PPDL Picture of the Week for

May 18, 2015

Fields of Yellow

Travis Legleiter, Weed Science Professional Assistant, Botany & Plant Pathology Department

As the spring has progressed into early May you may have notice some fields that have turned from green weeds to bright yellow.   It is most likely you have saw this in no-till fields especially in southern Indiana.  The weed that is responsible for turning the landscape yellow is cressleaf groundsel, which is also known as ragwort and butterweed. 

This yellow flowering weed is often confused with the mustard family because of its deeply lobed leaves and yellow flowers.  Upon closer inspection it is much different than the mustards though and have several distinguishing characteristics.  Cressleaf groundsel is a winter annual that emerges in the fall as a rosette and has the distinct deeply lobed leaves, in the spring the plant bolts on a hollow stem, and produces the bright yellow ray flowers.  The characteristics that set cressleaf groundsel apart from the mustards include the hollow stem and the ray flowers.  The mustards will have a solid stem, will have four petal yellow flowers, and have the distinctive silique seedpods that cressleaf groundsel lacks.

While cressleaf groundsel typically does not compete directly with crops, as it is usually gone by late spring due to its winter annual growth cycle, it can delay crop planting.  As with many winter annuals the dense populations of plants in field keep the soil from drying and warming up causing a delay in planting.  The most effective method of control is to apply a burndown in the fall when plants are small.  A burndown can also be applied in the spring, although at this point the weeds have already produced seed that will contribute to future generations.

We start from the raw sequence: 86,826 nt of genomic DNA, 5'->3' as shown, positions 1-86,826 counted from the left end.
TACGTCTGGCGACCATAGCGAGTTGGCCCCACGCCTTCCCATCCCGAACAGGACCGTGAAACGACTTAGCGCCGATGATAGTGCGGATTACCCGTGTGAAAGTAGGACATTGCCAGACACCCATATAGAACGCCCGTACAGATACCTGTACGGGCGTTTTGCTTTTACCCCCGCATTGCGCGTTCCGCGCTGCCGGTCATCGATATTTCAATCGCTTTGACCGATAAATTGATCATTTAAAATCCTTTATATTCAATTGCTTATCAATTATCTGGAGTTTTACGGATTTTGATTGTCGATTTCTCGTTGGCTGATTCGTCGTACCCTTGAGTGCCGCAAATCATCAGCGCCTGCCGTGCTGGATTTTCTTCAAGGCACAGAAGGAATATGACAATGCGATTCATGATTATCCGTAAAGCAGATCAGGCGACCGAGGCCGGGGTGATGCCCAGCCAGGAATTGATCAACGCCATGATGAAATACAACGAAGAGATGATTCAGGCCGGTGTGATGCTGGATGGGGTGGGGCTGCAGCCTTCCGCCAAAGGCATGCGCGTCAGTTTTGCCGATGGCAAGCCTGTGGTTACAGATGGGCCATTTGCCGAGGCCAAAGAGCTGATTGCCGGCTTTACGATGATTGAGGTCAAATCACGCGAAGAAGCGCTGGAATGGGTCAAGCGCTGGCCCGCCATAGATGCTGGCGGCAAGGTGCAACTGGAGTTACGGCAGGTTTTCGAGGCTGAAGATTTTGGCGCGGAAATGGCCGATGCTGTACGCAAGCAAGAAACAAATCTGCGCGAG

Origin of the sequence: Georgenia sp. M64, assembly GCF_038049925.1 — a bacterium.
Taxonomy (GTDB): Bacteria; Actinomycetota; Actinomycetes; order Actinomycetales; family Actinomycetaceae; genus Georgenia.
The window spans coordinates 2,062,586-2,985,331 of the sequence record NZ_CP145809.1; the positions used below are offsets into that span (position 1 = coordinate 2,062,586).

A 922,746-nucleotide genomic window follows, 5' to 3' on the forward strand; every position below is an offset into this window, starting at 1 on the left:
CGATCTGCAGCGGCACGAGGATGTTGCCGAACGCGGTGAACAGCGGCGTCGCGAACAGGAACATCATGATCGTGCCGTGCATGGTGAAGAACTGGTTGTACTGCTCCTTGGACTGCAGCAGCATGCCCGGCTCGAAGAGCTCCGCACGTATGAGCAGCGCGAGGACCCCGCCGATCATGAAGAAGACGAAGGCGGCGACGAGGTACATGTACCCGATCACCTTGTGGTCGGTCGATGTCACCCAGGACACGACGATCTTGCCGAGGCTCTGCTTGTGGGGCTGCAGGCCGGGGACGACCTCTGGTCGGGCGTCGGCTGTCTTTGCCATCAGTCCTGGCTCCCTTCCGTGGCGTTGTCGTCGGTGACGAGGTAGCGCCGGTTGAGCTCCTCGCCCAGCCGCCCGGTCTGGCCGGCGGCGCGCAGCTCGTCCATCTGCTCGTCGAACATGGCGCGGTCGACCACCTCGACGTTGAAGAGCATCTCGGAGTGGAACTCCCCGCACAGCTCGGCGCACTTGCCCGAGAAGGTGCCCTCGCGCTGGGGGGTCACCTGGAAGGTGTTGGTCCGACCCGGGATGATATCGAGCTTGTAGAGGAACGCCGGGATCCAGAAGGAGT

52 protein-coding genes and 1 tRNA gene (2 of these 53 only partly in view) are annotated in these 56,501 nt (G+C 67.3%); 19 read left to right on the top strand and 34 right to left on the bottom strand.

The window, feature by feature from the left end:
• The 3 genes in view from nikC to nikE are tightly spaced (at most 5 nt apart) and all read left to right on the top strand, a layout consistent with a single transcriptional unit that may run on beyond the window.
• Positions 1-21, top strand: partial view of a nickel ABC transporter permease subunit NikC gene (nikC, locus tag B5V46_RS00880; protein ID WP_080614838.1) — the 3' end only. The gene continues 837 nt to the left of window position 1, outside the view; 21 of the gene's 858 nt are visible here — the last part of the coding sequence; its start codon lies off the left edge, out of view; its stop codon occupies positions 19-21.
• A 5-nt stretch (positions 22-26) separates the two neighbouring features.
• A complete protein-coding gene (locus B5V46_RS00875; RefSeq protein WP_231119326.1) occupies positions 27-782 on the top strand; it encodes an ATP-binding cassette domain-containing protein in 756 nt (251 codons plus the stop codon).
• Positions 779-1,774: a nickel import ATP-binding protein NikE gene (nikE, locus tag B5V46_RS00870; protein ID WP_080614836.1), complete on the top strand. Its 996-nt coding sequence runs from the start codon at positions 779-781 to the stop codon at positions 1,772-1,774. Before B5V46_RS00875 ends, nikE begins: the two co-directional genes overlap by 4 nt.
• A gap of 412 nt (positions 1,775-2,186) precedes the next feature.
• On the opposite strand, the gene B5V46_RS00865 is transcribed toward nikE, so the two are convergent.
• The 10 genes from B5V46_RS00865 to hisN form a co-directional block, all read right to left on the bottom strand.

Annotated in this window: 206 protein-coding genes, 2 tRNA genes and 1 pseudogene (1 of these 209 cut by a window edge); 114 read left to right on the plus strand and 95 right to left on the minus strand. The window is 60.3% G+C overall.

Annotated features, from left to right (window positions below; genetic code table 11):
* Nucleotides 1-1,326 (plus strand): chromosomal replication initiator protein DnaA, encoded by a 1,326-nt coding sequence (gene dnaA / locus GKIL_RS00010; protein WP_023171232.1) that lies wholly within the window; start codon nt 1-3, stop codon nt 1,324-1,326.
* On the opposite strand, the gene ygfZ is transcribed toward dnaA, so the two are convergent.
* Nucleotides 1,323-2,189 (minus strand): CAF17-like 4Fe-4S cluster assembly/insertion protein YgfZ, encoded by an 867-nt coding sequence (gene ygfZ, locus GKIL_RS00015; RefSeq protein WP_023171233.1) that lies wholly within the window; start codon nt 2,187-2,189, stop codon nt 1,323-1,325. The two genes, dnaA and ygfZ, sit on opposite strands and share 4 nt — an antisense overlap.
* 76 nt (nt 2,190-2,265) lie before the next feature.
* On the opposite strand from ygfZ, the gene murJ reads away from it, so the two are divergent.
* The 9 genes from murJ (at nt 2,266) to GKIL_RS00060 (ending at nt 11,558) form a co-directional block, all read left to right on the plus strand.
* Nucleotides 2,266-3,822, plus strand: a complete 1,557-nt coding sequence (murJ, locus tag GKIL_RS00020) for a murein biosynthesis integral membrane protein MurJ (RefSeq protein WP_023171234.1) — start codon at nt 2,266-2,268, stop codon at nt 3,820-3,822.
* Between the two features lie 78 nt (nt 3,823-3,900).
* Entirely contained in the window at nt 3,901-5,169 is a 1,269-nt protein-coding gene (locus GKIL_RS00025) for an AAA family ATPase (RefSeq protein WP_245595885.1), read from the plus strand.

​Click image to enlarge

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Fig. 1-A field of cressleaf groundsel in southeastern Indiana.
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Fig.2-The deeply lobed rosette leaves of cressleaf groundsel.
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Fig. 3. Yellow ray flowers produced by cressleaf groundsel​